It was a very early morning last week when day labourer Jalal Uddin, like all other days, came to the Satrasta intersection of Khulna city to get hired for work.
Hit hard by commodity price hikes, the middle-aged man was looking for a higher wage to manage his five-member family, but was upset by the condition of the labour haat – a floating marketplace for hiring day workers.
Hundreds of day workers had been waiting there for hours, but few were hired. Moreover, the wages offered for the day, Tk450-500, was very low compared to normal days earlier.
As time passed, Jalal Uddin realised he might not get work for the day. He changed his mind that he would work at any wage.
"If I remain idle a day, it will cost me more. So there is no alternative but to compromise and go to work at a lower wage," Jalal Uddin said, talking to The Business Standard (TBS) on Monday last.
"Prices of all essential commodities have been on the rise constantly, but the price of our labour has been going down."
Expressing frustration, he said his family is currently being managed on debt. "But how many days can we survive if this continues?"
Like Jalal Uddin, most workers at Satrasta labourer haat are now facing the same hurdles. They have been witnessing a dramatic drop in work and remuneration alongside commodity price hikes triggered by the 5 August fuel price increase.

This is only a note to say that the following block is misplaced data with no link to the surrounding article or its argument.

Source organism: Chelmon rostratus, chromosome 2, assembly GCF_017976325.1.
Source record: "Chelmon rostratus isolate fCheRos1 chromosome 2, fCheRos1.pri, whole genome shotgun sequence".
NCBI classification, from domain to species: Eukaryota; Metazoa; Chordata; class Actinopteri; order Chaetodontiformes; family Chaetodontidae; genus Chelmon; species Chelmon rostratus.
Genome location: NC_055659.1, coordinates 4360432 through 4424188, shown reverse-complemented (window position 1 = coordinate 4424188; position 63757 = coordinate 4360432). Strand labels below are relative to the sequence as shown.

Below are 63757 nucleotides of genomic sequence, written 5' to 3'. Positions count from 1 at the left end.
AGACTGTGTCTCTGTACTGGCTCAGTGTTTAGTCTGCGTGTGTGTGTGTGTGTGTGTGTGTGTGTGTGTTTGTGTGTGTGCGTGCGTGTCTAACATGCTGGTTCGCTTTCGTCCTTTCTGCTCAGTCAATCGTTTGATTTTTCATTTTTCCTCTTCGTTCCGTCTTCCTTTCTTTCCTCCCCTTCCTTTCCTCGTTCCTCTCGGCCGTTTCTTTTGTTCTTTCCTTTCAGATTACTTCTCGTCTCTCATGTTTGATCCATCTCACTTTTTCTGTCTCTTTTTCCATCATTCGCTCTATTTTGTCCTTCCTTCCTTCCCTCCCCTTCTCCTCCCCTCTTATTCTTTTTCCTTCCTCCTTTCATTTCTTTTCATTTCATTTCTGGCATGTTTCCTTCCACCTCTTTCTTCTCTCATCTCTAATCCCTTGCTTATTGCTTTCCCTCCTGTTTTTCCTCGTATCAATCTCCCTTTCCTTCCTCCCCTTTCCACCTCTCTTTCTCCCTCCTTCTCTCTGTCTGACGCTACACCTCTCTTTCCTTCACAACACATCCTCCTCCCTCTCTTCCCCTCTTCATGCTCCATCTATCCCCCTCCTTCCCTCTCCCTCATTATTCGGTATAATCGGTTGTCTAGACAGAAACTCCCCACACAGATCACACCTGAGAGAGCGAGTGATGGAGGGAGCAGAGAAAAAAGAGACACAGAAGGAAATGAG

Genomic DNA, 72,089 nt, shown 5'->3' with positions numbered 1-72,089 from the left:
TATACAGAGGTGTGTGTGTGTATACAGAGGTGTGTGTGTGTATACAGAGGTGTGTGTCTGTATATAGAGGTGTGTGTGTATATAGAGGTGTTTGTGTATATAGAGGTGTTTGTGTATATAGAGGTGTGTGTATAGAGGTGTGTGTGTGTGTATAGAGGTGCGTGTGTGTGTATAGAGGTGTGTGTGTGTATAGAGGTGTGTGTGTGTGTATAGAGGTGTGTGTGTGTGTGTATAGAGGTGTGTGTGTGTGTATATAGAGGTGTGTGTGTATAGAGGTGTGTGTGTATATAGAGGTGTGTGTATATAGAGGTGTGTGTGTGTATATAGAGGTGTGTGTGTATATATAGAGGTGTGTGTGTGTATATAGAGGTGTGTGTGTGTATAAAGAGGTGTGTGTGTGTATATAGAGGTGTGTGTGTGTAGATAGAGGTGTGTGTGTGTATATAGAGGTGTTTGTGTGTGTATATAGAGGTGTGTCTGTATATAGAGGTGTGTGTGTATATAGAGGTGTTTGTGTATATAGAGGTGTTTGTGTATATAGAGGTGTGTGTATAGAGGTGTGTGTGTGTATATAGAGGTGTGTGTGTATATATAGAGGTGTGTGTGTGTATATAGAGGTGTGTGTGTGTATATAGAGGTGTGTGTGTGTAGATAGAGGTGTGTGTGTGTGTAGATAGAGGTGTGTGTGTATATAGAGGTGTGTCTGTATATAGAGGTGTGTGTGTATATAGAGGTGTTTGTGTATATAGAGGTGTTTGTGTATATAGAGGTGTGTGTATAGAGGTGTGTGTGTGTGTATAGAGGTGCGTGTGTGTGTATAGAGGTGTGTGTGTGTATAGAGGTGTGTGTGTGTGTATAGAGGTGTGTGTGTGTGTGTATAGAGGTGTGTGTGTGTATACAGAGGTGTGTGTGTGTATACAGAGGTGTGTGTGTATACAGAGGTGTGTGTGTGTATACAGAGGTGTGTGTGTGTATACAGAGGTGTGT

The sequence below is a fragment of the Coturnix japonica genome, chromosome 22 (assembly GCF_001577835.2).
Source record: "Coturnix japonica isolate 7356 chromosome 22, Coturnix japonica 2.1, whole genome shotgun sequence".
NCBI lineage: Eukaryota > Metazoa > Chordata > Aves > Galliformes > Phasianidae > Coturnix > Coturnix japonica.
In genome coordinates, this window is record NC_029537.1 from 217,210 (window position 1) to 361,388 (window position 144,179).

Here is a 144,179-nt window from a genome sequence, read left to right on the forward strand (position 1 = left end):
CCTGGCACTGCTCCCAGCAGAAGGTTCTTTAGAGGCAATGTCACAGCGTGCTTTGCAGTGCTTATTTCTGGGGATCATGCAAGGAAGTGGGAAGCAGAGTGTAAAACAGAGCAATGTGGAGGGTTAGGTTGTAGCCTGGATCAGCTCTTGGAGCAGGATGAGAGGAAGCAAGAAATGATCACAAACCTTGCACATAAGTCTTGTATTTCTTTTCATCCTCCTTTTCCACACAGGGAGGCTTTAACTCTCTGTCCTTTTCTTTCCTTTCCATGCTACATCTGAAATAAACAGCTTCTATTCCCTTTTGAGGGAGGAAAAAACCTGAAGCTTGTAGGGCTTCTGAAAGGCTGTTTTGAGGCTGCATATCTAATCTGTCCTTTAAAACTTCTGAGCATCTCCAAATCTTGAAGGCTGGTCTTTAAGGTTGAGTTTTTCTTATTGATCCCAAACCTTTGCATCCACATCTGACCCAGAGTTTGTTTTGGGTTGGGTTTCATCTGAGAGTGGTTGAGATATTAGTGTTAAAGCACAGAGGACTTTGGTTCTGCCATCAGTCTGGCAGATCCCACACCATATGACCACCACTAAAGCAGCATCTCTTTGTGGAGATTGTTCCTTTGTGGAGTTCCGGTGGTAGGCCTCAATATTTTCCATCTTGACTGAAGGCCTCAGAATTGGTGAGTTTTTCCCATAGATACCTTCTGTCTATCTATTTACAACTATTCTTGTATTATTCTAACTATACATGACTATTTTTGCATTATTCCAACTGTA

"We worked at a wage of Tk600-700 a month ago, which has now dropped to as low as Tk450," said another worker Abu Bakar Siddiq.
"Now if I get a job for one day, I don't get any work for the next two days. So I am forced to compromise on wages," he told TBS.
"I do not understand why our wages have suddenly decreased at a time when prices of all goods are on the rise. When we try to negotiate for higher wages, people hire fewer workers. For example, one needs 5 but he hires 3. So many workers remain unemployed every day," said Azizul Haque, who is from the Roy Para area of the city.
The workers at this haat are mainly hired by homeowners in Khulna city on a daily basis for various types of work, from cutting soil to painting walls. Many also hire labourers to move from one home to another.
Talking to TBS, employers said they are also in trouble with price hikes which is why they cannot offer appropriate wages to workers.
"The price of everything has suddenly increased. But we cannot raise house rent accordingly, as tenants are now frequently shifting from higher-rent homes to lower-rent ones," said Mainur Gazi, who came to hire two workers to get his home cleaned after two tenant families left.
"I needed some repair work but cannot do so because of financial constraints.
"So, for now, I want to prepare the flats with just cleaning for rent," he added.